When you are as old as I am (and feel), that is, older than Olduvai, you will really appreciate this poem by Philip Larkin.
THE OLD FOOLS
What do they think has happened, the old fools,
to make them like this? Do they somehow suppose
it's more grown-up when your mouth hangs open and drools,
and you keep on pissing yourself, and you can't remember
who called this morning? Or that, if they only chose,
they could alter things back to when they could dance all night,
or went to their wedding, or sloped arms some September?
Or do they fancy there's really been no change,
and they've always behaved as if they were crippled or tight,
or sat through days of thin continous dreaming
watching light move? If they don't (and they can't) it's strange:
Why aren't they screaming?
At death you break up: the bits that were you
start speeding away from each other for ever
with no one to see. It's only oblivion, true:
we had it before, but then it was going to end,
and was all the time merging with a unique endeavour
to bring to bloom the million-petalled flower
of being here. Next time you can't pretend
there'll be anything else. And these are the first signs:
now knowing how, not hearing who, the power
of choosing gone. Their looks show that they're for it:
ash hair, toad hands, prune face dried into lines -
How can they ignore it?
Perhaps being old is having lighted rooms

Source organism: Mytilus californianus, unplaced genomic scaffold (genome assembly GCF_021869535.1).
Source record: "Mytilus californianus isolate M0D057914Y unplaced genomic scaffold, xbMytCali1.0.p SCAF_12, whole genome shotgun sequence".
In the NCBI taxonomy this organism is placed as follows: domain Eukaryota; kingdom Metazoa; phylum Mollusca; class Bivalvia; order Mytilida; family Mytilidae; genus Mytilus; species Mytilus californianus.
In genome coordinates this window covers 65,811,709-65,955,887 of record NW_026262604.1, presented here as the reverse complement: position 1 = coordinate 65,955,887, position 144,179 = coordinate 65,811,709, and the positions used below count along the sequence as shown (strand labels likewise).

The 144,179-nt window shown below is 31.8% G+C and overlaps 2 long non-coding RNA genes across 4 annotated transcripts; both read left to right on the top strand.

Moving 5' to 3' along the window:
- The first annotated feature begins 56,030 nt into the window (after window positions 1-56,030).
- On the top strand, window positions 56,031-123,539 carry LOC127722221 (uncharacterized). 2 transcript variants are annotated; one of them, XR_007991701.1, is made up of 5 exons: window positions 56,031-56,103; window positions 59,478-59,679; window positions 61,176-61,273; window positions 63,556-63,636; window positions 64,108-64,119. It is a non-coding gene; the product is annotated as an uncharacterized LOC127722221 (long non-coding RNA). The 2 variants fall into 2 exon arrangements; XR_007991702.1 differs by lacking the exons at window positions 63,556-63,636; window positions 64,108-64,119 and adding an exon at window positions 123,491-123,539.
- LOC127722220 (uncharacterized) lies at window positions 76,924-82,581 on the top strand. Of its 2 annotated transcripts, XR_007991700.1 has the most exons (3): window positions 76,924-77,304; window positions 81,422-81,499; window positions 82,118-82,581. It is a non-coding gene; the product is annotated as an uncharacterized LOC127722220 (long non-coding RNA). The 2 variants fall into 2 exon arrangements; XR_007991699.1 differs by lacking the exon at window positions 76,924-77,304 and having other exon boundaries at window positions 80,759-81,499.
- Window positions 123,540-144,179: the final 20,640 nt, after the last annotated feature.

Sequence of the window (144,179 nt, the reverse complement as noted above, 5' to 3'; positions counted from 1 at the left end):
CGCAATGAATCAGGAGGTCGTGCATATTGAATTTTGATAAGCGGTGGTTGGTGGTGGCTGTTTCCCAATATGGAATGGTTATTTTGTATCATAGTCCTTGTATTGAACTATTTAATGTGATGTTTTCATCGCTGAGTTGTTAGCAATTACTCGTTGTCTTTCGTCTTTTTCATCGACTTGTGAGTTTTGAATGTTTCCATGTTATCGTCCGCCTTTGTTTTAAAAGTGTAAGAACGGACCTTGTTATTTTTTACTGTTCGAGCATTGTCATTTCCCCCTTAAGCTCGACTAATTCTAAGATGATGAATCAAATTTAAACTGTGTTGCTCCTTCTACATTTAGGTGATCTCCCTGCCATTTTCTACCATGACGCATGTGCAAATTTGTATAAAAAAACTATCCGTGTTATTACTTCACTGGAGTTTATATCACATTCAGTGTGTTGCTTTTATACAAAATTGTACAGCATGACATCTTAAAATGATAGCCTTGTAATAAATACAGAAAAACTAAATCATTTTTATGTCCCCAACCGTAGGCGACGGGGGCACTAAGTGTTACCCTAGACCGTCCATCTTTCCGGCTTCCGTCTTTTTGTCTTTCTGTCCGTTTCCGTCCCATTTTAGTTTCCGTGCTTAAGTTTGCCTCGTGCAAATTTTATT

inside your head, and people in them, acting.
People you know, yet can't quite name; each looms
like a deep loss restored, from known doors turning,
setting down a lamp, smiling from a stair, extracting
a known book from the shelves, or sometimes only
the rooms themselves, chair and a fire burning,
the blown bush at the window, or the sun's
faint friendliness on the wall some lonely
rain-ceased mid-summer evening. That is where they live
not here and now but where all happened once.
That is why they give
an air of baffled absence, trying to be there
yet being here. For the rooms grow farther, leaving,
incompetent cold the constant wear and tear
of taken breath, and them crouching below
extinction's alp, the old fools, never perceiving
how near it is. This must be what keeps them quiet:
the peak that stays in view wherever we go
for them is rising ground. Can they never tell
what is dragging them back, and how it will end? Not at night?
Not when the strangers come? Never, throughout
the whole hideous inverted childhood? Well,
we shall find out.
The Trees' Knees: 1897
13 minutes ago